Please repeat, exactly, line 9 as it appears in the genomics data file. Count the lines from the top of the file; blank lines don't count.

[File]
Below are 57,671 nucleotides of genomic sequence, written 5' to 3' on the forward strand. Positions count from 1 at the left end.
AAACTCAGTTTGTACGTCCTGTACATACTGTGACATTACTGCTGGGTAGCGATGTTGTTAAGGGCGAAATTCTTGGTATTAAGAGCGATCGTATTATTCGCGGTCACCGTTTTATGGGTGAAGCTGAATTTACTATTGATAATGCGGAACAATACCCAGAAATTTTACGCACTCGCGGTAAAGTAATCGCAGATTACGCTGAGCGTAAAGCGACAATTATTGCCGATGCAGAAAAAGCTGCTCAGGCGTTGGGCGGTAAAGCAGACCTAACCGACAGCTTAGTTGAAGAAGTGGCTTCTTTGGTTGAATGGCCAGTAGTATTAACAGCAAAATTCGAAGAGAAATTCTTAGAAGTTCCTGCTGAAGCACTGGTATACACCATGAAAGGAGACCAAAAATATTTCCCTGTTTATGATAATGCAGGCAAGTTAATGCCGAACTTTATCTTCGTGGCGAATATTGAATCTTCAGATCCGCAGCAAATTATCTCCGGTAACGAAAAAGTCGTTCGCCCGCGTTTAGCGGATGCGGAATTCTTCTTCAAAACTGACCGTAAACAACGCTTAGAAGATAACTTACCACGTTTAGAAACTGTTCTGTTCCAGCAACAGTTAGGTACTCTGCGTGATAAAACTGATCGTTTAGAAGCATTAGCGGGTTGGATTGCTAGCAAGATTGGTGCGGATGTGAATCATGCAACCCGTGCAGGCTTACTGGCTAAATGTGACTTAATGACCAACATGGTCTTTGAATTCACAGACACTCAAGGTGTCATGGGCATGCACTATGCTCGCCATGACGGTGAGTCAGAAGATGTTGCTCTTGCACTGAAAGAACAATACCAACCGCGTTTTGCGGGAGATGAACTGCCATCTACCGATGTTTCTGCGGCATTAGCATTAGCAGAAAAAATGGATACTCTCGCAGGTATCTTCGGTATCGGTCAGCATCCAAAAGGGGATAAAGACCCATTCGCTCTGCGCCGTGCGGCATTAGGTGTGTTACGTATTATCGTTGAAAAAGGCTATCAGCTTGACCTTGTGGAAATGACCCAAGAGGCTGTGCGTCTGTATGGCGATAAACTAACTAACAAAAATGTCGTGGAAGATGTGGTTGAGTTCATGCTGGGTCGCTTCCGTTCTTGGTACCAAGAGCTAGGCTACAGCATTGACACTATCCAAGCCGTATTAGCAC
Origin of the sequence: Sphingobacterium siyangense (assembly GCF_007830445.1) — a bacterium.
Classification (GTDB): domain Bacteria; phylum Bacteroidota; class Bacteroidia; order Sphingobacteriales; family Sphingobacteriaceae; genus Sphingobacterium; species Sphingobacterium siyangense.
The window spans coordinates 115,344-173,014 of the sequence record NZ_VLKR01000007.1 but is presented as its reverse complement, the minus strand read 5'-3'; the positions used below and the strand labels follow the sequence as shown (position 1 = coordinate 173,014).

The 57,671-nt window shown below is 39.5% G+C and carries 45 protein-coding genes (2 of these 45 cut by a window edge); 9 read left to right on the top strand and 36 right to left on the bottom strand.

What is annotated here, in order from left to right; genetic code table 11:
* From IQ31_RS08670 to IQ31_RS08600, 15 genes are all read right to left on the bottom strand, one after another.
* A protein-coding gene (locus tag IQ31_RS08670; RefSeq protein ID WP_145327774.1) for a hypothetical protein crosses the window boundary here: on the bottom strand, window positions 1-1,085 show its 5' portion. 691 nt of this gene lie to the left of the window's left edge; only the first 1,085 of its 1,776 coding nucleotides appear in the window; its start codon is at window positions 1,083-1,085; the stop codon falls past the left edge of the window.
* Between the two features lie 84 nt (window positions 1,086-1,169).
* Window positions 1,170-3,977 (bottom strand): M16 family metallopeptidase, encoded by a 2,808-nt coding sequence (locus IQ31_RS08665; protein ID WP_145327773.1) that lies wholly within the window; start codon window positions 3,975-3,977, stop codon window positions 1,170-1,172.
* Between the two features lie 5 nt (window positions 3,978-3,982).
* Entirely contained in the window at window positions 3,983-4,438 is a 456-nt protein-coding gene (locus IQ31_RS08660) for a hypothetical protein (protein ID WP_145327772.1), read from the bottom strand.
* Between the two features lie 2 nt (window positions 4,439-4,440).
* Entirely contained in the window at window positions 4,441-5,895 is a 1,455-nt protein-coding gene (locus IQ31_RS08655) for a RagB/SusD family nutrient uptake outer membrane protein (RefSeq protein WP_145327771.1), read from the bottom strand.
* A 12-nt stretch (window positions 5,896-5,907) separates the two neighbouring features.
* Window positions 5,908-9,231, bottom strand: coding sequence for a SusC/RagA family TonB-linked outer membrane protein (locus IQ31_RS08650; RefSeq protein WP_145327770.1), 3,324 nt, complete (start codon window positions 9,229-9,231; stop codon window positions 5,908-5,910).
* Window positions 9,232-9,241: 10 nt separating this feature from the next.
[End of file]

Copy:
* A protein-coding gene (locus tag IQ31_RS08670; RefSeq protein ID WP_145327774.1) for a hypothetical protein crosses the window boundary here: on the bottom strand, window positions 1-1,085 show its 5' portion. 691 nt of this gene lie to the left of the window's left edge; only the first 1,085 of its 1,776 coding nucleotides appear in the window; its start codon is at window positions 1,083-1,085; the stop codon falls past the left edge of the window.